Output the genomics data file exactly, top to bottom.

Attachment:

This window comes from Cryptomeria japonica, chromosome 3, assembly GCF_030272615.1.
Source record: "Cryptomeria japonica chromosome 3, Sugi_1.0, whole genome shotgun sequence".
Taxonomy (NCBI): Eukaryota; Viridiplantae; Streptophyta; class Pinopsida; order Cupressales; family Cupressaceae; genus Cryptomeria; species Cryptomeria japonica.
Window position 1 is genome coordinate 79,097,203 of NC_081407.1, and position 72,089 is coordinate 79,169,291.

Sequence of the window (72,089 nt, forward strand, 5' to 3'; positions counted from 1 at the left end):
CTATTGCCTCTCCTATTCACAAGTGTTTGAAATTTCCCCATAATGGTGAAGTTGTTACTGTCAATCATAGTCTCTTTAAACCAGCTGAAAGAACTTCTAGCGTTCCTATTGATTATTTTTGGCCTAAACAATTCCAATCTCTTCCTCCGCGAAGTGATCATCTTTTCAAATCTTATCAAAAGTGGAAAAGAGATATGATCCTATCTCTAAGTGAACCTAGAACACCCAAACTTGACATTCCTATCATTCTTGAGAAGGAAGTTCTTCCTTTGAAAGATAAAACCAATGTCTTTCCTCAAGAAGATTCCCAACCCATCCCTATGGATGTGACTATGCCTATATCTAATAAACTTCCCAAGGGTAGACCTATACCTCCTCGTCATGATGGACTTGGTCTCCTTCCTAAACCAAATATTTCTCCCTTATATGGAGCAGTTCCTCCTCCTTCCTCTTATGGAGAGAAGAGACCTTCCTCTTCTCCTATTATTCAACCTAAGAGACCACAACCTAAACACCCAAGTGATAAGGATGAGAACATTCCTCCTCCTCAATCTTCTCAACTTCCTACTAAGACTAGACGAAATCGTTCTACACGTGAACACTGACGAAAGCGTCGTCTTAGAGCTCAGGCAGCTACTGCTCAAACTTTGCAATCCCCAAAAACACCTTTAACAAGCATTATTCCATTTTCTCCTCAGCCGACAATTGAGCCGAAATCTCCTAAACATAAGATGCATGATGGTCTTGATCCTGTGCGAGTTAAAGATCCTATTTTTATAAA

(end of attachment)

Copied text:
This window comes from Cryptomeria japonica, chromosome 3, assembly GCF_030272615.1.
Source record: "Cryptomeria japonica chromosome 3, Sugi_1.0, whole genome shotgun sequence".
Taxonomy (NCBI): Eukaryota; Viridiplantae; Streptophyta; class Pinopsida; order Cupressales; family Cupressaceae; genus Cryptomeria; species Cryptomeria japonica.
Window position 1 is genome coordinate 79,097,203 of NC_081407.1, and position 72,089 is coordinate 79,169,291.

Sequence of the window (72,089 nt, forward strand, 5' to 3'; positions counted from 1 at the left end):
CTATTGCCTCTCCTATTCACAAGTGTTTGAAATTTCCCCATAATGGTGAAGTTGTTACTGTCAATCATAGTCTCTTTAAACCAGCTGAAAGAACTTCTAGCGTTCCTATTGATTATTTTTGGCCTAAACAATTCCAATCTCTTCCTCCGCGAAGTGATCATCTTTTCAAATCTTATCAAAAGTGGAAAAGAGATATGATCCTATCTCTAAGTGAACCTAGAACACCCAAACTTGACATTCCTATCATTCTTGAGAAGGAAGTTCTTCCTTTGAAAGATAAAACCAATGTCTTTCCTCAAGAAGATTCCCAACCCATCCCTATGGATGTGACTATGCCTATATCTAATAAACTTCCCAAGGGTAGACCTATACCTCCTCGTCATGATGGACTTGGTCTCCTTCCTAAACCAAATATTTCTCCCTTATATGGAGCAGTTCCTCCTCCTTCCTCTTATGGAGAGAAGAGACCTTCCTCTTCTCCTATTATTCAACCTAAGAGACCACAACCTAAACACCCAAGTGATAAGGATGAGAACATTCCTCCTCCTCAATCTTCTCAACTTCCTACTAAGACTAGACGAAATCGTTCTACACGTGAACACTGACGAAAGCGTCGTCTTAGAGCTCAGGCAGCTACTGCTCAAACTTTGCAATCCCCAAAAACACCTTTAACAAGCATTATTCCATTTTCTCCTCAGCCGACAATTGAGCCGAAATCTCCTAAACATAAGATGCATGATGGTCTTGATCCTGTGCGAGTTAAAGATCCTATTTTTATAAA